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Abkhazia and South Ossetia will not join Russia

By Temuri Kiguradze
Friday, September 12
The de facto Presidents of Georgia’s breakaway regions announced on September 11 that they would not join the Russian Federation.

Abkhazian separatist leader Sergey Bagapsh, quoted by Russian news agency RIA-Novosti, said that Abkhazia would remain an “independent” country and didn’t plan to become part of Russia. “The people of the Republic made their choice in the referendum and voted for independence,” stated Bagapsh. De facto leader of South Ossetia Eduard Kokoity said that his previous statements about the desire of South Ossetia to be united with the Russian Province North Ossetia were “wrongly understood.” Interviewed by news agency Interfax, he said that South Ossetia will remain independent of Russia.

Russia recognized the independence of these two territories on August 26, after deadly clashes between Georgian, Ossetian and Russian troops in South Ossetia. Despite the appeal of Russia to the international community, including UN and EU, hardly any country has supported this decision. Tbilisi has accused Moscow of occupying its territory and broken off diplomatic relations with Russia.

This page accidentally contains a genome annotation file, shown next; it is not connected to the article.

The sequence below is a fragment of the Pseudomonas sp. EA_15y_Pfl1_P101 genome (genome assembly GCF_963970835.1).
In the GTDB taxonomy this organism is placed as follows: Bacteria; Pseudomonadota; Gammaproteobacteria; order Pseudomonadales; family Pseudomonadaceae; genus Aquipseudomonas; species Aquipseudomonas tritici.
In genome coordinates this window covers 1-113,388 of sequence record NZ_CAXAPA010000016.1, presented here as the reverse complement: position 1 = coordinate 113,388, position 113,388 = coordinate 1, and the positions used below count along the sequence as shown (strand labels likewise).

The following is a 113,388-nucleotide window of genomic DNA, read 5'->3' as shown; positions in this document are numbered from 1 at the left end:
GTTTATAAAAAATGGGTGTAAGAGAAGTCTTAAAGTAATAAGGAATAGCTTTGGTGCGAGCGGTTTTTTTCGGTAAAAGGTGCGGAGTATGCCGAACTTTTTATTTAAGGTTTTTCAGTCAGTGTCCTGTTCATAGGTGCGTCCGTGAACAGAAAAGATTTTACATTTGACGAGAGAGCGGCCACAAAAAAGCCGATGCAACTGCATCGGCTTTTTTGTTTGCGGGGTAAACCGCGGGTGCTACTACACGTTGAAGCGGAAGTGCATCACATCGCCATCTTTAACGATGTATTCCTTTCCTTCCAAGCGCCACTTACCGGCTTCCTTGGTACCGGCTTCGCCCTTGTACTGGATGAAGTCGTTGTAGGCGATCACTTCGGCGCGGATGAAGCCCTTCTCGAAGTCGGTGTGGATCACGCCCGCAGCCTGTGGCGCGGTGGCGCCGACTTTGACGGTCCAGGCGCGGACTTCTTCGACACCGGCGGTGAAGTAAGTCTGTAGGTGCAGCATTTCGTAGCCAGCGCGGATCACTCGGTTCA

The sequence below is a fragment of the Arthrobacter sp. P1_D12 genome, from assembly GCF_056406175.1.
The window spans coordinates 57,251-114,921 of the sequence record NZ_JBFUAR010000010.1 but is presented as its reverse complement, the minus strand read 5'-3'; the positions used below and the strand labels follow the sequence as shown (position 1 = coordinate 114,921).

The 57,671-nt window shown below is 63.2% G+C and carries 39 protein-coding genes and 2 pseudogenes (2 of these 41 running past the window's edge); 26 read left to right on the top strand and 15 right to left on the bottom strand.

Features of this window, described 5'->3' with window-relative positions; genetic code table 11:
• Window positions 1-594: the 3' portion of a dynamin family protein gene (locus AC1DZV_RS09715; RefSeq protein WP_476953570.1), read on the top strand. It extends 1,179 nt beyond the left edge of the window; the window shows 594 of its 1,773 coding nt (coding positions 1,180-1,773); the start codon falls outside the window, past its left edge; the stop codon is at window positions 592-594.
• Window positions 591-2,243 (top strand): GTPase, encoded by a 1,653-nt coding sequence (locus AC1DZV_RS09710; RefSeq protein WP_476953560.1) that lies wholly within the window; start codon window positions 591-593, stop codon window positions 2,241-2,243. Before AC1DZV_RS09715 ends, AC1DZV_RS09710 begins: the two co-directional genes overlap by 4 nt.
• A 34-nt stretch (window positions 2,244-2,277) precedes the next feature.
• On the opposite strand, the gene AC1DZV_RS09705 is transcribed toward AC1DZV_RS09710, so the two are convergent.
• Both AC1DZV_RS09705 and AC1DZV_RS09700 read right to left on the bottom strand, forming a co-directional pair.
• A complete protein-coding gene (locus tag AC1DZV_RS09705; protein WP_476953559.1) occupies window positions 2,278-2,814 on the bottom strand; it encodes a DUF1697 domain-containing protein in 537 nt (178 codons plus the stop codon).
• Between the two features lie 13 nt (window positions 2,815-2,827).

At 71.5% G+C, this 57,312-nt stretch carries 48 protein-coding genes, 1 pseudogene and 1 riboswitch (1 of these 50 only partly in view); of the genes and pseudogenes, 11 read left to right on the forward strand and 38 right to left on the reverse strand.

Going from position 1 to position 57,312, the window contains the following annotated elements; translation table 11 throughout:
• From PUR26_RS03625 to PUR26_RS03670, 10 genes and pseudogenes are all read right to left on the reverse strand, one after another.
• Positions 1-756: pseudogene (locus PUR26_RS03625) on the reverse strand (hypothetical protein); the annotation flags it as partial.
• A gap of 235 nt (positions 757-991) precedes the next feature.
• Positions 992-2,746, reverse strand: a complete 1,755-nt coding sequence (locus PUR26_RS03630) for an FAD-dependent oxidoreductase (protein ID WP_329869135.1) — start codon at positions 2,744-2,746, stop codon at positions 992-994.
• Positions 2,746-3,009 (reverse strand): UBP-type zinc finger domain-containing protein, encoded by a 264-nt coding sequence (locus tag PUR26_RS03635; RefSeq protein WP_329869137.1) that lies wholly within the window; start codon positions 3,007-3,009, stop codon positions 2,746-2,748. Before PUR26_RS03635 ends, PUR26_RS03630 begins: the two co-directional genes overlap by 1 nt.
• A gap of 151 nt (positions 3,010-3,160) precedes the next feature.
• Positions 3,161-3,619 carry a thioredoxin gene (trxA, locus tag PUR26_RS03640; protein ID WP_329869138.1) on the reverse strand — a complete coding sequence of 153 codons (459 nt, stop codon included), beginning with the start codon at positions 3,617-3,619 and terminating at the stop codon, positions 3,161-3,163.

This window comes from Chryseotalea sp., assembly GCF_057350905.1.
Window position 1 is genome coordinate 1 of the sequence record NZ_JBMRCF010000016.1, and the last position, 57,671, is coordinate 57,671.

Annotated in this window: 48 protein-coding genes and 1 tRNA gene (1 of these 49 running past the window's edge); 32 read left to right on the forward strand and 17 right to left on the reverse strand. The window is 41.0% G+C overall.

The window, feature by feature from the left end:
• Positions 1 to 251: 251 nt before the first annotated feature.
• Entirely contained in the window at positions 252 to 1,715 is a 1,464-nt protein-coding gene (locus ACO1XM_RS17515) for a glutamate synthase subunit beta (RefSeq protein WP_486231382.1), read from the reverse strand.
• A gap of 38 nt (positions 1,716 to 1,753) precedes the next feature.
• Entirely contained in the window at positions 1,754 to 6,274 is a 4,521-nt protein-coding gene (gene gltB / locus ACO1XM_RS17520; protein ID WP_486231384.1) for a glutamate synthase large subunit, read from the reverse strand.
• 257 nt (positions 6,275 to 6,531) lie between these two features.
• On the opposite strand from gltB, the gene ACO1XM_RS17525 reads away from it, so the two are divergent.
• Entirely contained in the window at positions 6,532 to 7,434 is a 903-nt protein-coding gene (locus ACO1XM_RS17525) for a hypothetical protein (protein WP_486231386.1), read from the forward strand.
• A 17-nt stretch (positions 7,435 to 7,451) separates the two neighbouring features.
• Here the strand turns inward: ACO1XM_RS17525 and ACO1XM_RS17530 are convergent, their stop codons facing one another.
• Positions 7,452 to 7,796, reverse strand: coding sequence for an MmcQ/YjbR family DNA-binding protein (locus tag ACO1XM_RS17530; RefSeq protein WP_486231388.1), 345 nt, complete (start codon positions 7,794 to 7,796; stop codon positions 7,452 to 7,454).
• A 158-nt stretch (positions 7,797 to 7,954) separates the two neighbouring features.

Georgian State Minister on Reintegration Issues Temur Iakobashvili refused to comment on the statements of the separatist leaders. Independent Georgian political analyst Gia Khukhashvili however says that, “Their [Bagapsh and Kokoity’s] tactic is dictated by Russia,” Speaking to The Messenger, Khukhashvili said that these kind of statements by the separatists were “logical and expected,” because Russia is trying to rescue its image in the eyes of the international community and escape the accusations of the occupation and annexation of Georgian territory.

“In reality these provinces never were and never will be independent of Russia,” says the analyst. He also thinks that despite their formal refusal to join Russia, the breakaway regions will try to enter a Russia-Belarus union, or the Commonwealth of the Independent States (CIS). “It seems that Russia wants to build a new USSR-like union of satellite countries,” stated Khukhashvili. The aspiration of Abkhazia to join the CIS and the Russia-Belarus union was voiced by Bagapsh at the September 11 press conference.

Belarus has been named by the Russian Foreign Ministry as one of five countries which are going to recognize Abkhazia and South Ossetia. Belarusian President Lukashenko has promised to discuss this possibility after September 28. Apart from Belarus, Russian newspaper Kommersant, quoting “an official in the Russian Foreign Ministry,” named Libya, Jordan, Syria and Morocco as the other countries who would recognize the Georgian separatist regions, following the example of Russia and Nicaragua.